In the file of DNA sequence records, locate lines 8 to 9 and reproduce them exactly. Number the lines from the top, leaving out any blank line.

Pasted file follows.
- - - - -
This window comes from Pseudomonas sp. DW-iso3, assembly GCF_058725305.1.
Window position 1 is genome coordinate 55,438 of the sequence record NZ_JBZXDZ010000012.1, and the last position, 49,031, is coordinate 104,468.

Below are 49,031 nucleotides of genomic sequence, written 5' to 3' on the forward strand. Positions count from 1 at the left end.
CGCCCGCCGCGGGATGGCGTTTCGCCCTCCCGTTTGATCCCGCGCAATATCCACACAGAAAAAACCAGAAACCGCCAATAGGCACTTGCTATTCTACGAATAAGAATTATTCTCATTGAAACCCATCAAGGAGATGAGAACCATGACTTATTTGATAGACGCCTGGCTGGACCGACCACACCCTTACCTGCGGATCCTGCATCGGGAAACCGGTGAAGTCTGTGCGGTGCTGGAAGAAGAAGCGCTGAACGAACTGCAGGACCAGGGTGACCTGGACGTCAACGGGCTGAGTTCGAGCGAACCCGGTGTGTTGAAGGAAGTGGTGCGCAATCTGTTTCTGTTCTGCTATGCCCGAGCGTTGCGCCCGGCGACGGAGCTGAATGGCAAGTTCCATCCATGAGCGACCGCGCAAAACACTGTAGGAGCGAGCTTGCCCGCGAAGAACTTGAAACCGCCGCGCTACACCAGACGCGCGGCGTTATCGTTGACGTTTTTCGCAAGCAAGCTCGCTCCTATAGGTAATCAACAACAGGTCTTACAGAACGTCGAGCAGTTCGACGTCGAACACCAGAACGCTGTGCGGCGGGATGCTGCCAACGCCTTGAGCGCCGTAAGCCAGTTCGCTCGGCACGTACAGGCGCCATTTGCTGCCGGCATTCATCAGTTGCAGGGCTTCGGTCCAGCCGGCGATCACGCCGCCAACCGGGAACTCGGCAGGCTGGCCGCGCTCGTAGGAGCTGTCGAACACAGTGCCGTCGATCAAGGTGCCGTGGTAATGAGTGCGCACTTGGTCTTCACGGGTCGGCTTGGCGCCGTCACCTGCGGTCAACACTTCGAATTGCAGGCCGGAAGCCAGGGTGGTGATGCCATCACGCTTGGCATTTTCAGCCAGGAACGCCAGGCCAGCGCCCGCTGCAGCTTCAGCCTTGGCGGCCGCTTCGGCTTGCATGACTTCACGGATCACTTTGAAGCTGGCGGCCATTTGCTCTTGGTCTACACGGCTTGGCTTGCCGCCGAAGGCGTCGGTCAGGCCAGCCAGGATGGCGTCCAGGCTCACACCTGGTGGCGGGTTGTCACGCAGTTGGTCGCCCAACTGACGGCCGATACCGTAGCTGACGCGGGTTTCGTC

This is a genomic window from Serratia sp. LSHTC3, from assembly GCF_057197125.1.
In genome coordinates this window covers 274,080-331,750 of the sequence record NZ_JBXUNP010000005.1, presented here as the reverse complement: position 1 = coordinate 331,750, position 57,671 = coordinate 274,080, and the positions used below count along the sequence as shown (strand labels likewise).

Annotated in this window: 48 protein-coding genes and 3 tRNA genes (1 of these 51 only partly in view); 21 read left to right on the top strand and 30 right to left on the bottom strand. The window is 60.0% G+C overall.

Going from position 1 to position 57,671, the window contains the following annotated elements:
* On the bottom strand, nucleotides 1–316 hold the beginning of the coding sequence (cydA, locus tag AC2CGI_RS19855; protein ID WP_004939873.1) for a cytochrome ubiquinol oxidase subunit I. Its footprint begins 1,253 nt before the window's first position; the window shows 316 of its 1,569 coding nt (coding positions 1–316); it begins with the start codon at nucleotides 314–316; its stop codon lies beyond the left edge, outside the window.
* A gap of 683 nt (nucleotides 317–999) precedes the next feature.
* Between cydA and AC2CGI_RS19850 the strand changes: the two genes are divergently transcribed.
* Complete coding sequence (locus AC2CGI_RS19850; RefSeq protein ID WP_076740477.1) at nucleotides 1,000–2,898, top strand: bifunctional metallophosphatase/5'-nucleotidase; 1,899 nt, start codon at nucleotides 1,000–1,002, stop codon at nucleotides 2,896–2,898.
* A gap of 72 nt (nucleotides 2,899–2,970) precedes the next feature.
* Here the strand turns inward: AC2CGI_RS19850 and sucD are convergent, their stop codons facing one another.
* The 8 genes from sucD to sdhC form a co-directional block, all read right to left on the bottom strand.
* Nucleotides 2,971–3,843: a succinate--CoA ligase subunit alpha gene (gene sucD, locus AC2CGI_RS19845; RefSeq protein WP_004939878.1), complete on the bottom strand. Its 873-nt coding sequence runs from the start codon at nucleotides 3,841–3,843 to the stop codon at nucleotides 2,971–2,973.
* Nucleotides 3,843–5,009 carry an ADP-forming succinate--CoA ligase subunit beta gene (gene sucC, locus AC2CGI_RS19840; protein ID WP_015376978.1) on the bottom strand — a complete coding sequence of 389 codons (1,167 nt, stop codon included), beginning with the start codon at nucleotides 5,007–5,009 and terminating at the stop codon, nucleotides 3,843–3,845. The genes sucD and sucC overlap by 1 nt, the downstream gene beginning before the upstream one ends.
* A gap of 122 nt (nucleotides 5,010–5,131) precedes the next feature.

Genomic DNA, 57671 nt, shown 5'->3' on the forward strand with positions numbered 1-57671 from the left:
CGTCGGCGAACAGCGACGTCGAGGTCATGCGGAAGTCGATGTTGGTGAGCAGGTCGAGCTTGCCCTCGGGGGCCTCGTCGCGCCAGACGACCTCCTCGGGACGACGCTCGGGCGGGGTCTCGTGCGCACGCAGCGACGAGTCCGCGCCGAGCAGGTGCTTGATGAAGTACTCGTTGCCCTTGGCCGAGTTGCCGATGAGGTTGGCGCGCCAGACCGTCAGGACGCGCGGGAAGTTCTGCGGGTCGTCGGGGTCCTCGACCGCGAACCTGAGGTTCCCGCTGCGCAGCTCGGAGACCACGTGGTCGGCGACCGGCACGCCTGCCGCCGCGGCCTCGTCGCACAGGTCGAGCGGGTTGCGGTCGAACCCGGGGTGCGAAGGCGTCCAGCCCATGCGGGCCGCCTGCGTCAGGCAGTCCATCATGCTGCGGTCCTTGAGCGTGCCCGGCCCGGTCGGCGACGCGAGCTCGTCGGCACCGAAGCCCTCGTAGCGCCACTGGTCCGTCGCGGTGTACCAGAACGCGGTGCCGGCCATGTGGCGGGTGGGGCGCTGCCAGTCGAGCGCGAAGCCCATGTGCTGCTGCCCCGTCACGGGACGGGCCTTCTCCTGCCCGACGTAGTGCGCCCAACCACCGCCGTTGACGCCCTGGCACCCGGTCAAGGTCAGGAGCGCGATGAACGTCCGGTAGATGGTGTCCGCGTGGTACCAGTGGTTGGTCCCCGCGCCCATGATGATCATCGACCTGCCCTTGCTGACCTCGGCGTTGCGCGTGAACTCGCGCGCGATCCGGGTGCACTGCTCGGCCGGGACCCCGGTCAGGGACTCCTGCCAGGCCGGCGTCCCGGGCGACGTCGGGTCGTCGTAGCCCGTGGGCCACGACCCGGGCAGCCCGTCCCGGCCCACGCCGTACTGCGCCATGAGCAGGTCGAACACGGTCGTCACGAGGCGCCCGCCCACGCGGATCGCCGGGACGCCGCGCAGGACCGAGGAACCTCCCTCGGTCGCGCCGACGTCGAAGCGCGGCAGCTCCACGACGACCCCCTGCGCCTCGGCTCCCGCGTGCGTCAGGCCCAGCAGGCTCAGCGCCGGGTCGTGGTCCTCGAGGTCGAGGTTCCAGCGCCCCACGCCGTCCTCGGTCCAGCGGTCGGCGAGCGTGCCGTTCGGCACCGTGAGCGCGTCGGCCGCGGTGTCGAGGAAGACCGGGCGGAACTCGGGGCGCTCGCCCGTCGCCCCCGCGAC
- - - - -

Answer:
Going from position 1 to position 57,671, the window contains the following annotated elements:
* On the bottom strand, nucleotides 1–316 hold the beginning of the coding sequence (cydA, locus tag AC2CGI_RS19855; protein ID WP_004939873.1) for a cytochrome ubiquinol oxidase subunit I. Its footprint begins 1,253 nt before the window's first position; the window shows 316 of its 1,569 coding nt (coding positions 1–316); it begins with the start codon at nucleotides 314–316; its stop codon lies beyond the left edge, outside the window.